• Have a good grounding in qualitative research methods.

Students must meet ESRC eligibility criteria.

Award details

 The scholarship is available as a +3 or a 1+3 programme depending on prior research training.  This will be assessed as part of the recruitment process.  The programme will commence in October 2019.  It includes
  • an annual maintenance grant at the RCUK rate (2018/19 rate £14,777 full-time)
  • fees at the standard Home rate
  • students can also draw on a pooled Research Training Support Grant, usually up to a maximum of £750 per year

Other information

Ideally candidates should have undertaken some initial training in qualitative research methods and, more importantly, be keen to develop their expertise in the area of secondary qualitative longitudinal analysis. The studentship provides an excellent opportunity to receive training in this emerging area of methodological innovation in social sciences. The PhD candidate will be supervised by Dr. Sharon Wright (Senior Lecturer in Public Policy) and Dr. Mark Wong (Lecturer in Social and Public Policy) in Urban Studies at the University of Glasgow.  Dr Wright will act as the lead supervisor of the project and is an international expert in welfare conditionality, social security reform and employment services.  Her leading role in a previous ESRC-funding project on welfare conditionality offers essential expertise in cutting-edge qualitative analysis techniques.  Having taught postgraduate ESRC-recognised advanced research methods courses for more than a decade, she can offer bespoke advanced training in the techniques needed to analyse the data set.  Dr Wong brings theoretical and policy expertise on youth and precarity and has a valuable set of methodological skills to guide the project. He has previously worked with longitudinal, large-scale datasets as well as qualitative data in his research. He has also designed and delivered a range of research methods training (e.g. research design, knowledge exchange, and social network analysis) for PGR and ECRs at the University of Edinburgh, University of Glasgow, and the SGSSS Summer School in the past 6 years. This studentship will allow the successful candidate to draw on a supervisory team with a large breadth of skills but will also provide significant opportunities to promote the research and findings in a highly topical area among academics, the public and media commentators, practitioners, and the policy community.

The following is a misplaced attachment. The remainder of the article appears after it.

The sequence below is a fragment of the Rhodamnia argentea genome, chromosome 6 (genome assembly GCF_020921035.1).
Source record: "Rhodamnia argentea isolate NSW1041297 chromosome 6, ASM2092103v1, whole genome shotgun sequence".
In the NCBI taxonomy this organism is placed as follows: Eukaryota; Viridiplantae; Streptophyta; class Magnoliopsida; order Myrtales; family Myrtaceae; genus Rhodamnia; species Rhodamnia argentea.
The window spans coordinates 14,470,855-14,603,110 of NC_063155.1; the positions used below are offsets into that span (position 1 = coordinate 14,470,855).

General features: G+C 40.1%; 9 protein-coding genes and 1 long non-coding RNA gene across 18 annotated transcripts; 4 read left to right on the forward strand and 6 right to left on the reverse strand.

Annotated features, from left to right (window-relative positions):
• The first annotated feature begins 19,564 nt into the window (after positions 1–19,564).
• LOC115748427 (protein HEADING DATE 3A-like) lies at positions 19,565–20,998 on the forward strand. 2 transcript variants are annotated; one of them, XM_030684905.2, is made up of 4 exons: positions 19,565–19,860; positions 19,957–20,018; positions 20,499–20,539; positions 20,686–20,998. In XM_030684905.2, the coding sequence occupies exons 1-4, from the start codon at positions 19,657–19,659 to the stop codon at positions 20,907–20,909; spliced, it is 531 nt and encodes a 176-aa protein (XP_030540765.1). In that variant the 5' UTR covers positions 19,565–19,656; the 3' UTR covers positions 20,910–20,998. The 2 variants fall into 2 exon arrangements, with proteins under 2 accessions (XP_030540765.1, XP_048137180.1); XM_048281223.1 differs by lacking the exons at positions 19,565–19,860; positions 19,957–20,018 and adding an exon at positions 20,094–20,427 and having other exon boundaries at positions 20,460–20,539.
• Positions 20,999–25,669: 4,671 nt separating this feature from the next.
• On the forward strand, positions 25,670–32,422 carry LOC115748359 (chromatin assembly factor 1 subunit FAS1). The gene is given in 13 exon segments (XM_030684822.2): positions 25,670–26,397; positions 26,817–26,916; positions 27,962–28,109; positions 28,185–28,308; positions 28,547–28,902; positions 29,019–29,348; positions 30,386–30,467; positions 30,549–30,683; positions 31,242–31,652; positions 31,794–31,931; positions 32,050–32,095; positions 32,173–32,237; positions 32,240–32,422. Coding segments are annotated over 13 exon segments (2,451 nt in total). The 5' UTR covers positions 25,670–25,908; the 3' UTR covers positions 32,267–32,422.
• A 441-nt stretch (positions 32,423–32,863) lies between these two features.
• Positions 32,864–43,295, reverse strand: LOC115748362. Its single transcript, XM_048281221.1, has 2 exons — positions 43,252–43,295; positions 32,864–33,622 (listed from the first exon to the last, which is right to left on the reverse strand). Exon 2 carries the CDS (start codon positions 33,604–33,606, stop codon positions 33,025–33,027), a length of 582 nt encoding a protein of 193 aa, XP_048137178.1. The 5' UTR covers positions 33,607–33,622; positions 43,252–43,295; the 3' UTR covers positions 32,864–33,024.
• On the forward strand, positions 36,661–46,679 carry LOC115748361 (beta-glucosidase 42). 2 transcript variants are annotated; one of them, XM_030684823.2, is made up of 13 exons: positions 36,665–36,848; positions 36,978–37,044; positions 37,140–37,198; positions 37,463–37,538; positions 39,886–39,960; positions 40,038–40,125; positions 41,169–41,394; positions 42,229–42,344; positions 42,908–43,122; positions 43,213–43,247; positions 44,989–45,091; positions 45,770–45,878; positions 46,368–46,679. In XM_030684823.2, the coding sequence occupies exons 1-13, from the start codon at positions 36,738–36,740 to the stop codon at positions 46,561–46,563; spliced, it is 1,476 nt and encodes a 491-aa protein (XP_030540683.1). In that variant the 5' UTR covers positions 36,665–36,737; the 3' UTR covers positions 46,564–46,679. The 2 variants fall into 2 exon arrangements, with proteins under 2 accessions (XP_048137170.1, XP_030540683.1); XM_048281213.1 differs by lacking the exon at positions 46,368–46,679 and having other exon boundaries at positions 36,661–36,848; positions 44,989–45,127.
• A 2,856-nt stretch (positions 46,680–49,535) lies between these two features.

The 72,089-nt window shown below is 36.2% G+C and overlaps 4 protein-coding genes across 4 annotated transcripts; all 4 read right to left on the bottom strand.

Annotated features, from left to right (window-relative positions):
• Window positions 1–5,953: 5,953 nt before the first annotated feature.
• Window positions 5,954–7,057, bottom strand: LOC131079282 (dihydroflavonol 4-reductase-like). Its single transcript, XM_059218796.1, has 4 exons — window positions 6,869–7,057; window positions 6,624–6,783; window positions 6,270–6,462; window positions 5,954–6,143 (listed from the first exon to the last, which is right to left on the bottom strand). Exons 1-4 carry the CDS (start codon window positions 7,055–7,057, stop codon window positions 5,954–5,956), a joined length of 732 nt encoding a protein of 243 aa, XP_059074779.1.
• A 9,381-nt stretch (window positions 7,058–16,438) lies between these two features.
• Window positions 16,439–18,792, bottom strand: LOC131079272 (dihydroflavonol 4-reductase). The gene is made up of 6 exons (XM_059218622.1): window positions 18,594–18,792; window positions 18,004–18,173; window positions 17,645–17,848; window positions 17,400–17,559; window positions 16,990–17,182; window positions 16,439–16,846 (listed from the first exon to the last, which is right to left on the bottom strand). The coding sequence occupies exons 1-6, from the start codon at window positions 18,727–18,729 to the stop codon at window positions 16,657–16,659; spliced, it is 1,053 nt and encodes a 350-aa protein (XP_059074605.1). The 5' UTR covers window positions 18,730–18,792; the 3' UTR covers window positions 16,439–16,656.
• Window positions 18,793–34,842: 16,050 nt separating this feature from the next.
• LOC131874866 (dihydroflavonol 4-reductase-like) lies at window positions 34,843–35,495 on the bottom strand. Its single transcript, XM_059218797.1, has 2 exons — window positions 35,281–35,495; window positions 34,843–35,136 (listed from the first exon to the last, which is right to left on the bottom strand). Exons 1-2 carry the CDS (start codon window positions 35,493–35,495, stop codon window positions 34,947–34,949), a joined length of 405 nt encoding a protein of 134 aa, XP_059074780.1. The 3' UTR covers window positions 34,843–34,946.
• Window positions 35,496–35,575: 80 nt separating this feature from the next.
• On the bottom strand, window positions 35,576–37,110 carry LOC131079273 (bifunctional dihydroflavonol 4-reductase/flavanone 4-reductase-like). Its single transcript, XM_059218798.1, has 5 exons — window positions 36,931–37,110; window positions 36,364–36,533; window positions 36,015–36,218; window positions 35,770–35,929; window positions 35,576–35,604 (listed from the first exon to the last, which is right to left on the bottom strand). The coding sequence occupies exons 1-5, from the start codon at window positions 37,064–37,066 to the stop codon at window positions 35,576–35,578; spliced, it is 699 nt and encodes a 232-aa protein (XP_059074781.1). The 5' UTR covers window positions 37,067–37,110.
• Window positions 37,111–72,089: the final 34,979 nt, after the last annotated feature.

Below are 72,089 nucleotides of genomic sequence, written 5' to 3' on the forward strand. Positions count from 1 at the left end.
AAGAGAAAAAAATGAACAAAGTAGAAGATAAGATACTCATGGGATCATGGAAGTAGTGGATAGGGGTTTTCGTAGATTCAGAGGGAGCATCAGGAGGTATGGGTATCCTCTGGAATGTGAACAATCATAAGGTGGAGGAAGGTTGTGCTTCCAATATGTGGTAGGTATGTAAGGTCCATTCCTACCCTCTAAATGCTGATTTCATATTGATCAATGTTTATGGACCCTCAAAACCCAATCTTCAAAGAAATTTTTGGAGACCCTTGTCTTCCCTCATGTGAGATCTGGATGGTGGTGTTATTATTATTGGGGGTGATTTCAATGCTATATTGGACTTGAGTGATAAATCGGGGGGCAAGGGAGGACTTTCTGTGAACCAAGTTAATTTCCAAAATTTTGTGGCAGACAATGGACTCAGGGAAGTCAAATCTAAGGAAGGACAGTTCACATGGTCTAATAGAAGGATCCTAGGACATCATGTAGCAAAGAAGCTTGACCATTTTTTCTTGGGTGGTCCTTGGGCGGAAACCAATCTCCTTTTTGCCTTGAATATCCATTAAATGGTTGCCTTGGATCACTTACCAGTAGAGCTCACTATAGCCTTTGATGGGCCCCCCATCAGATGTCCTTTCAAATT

How to apply

Applicants must register their interest by completing the ESRC Eligilibility Checker:

Applicants should then register on the Scottish Graduate School of Social Sciences GradHub and fill out equal opportunity data (this is a requirement of the application process and equal opportunity data is used for monitoring purposes only, and not in the decision making process, completing and uploading the following documents on to GradHub

  • Application form
  • Academic transcripts
  • References
  • CV
  • A one or two page (A4) statement of interest detailing the following:
  • Your interest in the topic of the project
  • Relevant experience and knowledge of the topic and/or methods
  • Issues (and difficulties) you think are involved to conduct the research
  • Your career goals
  • Applicants submit application through GradHub

Selection process

Applications will be ranked by a selection panel and applicants will be notified if they have been shortlisted for interview by 1 May 2019. Interviews dates are to be confirmed. All scholarship awards are subject to candidates successfully securing admission to a PhD programme within University of Glasgow.  Successful scholarship applicants will be invited to apply for admission to the relevant PhD programme after they are selected for funding.

Supervisor/Contact details


Dr Sharon Wright

For more information click "LINK TO ORIGINAL" below.

This opportunity has expired. It was originally published here:

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Host Countries

United Kingdom